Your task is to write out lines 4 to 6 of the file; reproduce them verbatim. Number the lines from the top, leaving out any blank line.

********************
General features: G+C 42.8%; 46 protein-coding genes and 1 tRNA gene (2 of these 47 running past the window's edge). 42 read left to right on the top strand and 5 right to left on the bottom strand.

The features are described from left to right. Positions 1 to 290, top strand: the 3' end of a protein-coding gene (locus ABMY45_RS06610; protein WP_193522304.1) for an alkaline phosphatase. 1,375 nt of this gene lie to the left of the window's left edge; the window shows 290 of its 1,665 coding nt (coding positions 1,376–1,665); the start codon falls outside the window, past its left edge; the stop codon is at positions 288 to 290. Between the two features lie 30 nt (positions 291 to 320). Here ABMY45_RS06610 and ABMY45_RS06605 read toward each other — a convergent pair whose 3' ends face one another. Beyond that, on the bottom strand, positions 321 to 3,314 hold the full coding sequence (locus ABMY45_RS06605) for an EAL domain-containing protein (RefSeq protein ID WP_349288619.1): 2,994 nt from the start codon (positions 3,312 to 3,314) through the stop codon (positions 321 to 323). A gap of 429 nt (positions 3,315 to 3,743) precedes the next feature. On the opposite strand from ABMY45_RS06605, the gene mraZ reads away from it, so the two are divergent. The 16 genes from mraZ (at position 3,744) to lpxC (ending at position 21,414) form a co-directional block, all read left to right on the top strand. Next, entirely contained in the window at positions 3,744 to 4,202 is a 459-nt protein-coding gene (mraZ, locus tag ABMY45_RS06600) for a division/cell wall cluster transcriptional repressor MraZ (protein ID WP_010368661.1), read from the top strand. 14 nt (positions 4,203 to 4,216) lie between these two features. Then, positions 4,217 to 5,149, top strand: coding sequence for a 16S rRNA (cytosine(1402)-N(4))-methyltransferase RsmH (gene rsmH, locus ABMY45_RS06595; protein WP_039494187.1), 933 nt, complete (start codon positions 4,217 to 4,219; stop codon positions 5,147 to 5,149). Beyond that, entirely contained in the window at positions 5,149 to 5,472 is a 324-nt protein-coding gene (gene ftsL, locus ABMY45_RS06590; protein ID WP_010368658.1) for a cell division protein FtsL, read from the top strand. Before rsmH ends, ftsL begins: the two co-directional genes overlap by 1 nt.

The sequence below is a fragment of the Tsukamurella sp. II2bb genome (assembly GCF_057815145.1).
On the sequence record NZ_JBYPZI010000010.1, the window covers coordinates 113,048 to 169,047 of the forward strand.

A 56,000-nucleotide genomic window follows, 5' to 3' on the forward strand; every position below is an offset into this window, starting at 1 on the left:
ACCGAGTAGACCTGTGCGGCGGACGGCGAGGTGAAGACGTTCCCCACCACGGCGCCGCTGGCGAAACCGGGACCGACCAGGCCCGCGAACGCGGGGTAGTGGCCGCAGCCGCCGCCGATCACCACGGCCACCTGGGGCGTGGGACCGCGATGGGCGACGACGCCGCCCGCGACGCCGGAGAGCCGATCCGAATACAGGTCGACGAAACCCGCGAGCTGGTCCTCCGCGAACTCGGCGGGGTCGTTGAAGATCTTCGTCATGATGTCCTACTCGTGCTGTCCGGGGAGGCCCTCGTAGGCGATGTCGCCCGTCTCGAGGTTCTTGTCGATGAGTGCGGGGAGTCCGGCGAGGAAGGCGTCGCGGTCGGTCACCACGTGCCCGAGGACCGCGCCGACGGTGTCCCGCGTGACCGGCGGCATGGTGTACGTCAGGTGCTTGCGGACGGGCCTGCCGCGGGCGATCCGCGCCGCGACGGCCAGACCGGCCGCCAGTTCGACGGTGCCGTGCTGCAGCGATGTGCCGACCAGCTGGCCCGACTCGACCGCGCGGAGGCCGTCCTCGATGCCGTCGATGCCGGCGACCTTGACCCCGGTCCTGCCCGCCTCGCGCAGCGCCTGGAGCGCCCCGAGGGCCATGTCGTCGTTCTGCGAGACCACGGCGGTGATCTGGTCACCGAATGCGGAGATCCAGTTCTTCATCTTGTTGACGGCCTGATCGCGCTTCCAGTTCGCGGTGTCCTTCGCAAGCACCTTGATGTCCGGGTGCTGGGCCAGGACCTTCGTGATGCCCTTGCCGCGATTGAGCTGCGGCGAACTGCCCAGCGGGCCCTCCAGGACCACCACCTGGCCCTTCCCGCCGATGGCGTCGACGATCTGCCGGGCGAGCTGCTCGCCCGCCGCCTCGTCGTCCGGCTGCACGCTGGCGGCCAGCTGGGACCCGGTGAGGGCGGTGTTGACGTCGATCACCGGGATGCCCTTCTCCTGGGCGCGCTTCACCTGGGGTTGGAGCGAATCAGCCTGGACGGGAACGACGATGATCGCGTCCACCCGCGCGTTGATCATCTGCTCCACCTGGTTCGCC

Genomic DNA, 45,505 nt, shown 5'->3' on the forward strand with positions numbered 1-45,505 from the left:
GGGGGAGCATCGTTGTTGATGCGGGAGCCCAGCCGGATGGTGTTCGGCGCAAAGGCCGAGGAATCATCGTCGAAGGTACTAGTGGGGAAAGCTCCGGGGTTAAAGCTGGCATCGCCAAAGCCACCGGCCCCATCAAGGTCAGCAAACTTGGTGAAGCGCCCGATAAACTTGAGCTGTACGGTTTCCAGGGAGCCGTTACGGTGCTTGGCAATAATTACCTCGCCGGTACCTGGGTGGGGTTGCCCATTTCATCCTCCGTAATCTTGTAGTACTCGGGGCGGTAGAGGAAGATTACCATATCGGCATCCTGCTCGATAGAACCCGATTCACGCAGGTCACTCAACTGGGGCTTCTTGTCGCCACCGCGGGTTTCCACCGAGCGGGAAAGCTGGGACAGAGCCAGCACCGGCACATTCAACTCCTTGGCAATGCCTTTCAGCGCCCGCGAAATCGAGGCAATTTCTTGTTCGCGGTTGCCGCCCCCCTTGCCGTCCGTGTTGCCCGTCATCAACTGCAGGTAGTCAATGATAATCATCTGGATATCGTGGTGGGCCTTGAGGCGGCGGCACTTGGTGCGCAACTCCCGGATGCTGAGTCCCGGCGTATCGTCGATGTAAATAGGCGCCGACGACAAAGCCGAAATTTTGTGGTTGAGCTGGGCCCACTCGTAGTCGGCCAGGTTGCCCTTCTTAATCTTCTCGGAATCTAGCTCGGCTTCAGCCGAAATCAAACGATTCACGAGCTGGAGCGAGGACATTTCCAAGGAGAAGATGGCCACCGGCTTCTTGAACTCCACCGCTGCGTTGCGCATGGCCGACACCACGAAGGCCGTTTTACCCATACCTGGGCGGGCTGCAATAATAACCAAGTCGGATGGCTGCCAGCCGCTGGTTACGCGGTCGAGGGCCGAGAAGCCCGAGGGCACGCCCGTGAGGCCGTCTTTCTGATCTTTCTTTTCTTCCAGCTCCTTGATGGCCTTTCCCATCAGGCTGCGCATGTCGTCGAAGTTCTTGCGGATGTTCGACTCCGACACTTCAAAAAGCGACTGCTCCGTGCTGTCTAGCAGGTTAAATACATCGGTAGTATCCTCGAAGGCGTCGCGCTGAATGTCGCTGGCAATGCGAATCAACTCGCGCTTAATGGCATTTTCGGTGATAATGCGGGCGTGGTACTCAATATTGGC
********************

On the sequence record NZ_JBYPZI010000010.1, the window covers coordinates 113,048 to 169,047 of the forward strand.

A 56,000-nucleotide genomic window follows, 5' to 3' on the forward strand; every position below is an offset into this window, starting at 1 on the left:
ACCGAGTAGACCTGTGCGGCGGACGGCGAGGTGAAGACGTTCCCCACCACGGCGCCGCTGGCGAAACCGGGACCGACCAGGCCCGCGAACGCGGGGTAGTGGCCGCAGCCGCCGCCGATCACCACGGCCACCTGGGGCGTGGGACCGCGATGGGCGACGACGCCGCCCGCGACGCCGGAGAGCCGATCCGAATACAGGTCGACGAAACCCGCGAGCTGGTCCTCCGCGAACTCGGCGGGGTCGTTGAAGATCTTCGTCATGATGTCCTACTCGTGCTGTCCGGGGAGGCCCTCGTAGGCGATGTCGCCCGTCTCGAGGTTCTTGTCGATGAGTGCGGGGAGTCCGGCGAGGAAGGCGTCGCGGTCGGTCACCACGTGCCCGAGGACCGCGCCGACGGTGTCCCGCGTGACCGGCGGCATGGTGTACGTCAGGTGCTTGCGGACGGGCCTGCCGCGGGCGATCCGCGCCGCGACGGCCAGACCGGCCGCCAGTTCGACGGTGCCGTGCTGCAGCGATGTGCCGACCAGCTGGCCCGACTCGACCGCGCGGAGGCCGTCCTCGATGCCGTCGATGCCGGCGACCTTGACCCCGGTCCTGCCCGCCTCGCGCAGCGCCTGGAGCGCCCCGAGGGCCATGTCGTCGTTCTGCGAGACCACGGCGGTGATCTGGTCACCGAATGCGGAGATCCAGTTCTTCATCTTGTTGACGGCCTGATCGCGCTTCCAGTTCGCGGTGTCCTTCGCAAGCACCTTGATGTCCGGGTGCTGGGCCAGGACCTTCGTGATGCCCTTGCCGCGATTGAGCTGCGGCGAACTGCCCAGCGGGCCCTCCAGGACCACCACCTGGCCCTTCCCGCCGATGGCGTCGACGATCTGCCGGGCGAGCTGCTCGCCCGCCGCCTCGTCGTCCGGCTGCACGCTGGCGGCCAGCTGGGACCCGGTGAGGGCGGTGTTGACGTCGATCACCGGGATGCCCTTCTCCTGGGCGCGCTTCACCTGGGGTTGGAGCGAATCAGCCTGGACGGGAACGACGATGATCGCGTCCACCCGCGCGTTGATCATCTGCTCCACCTGGTTCGCC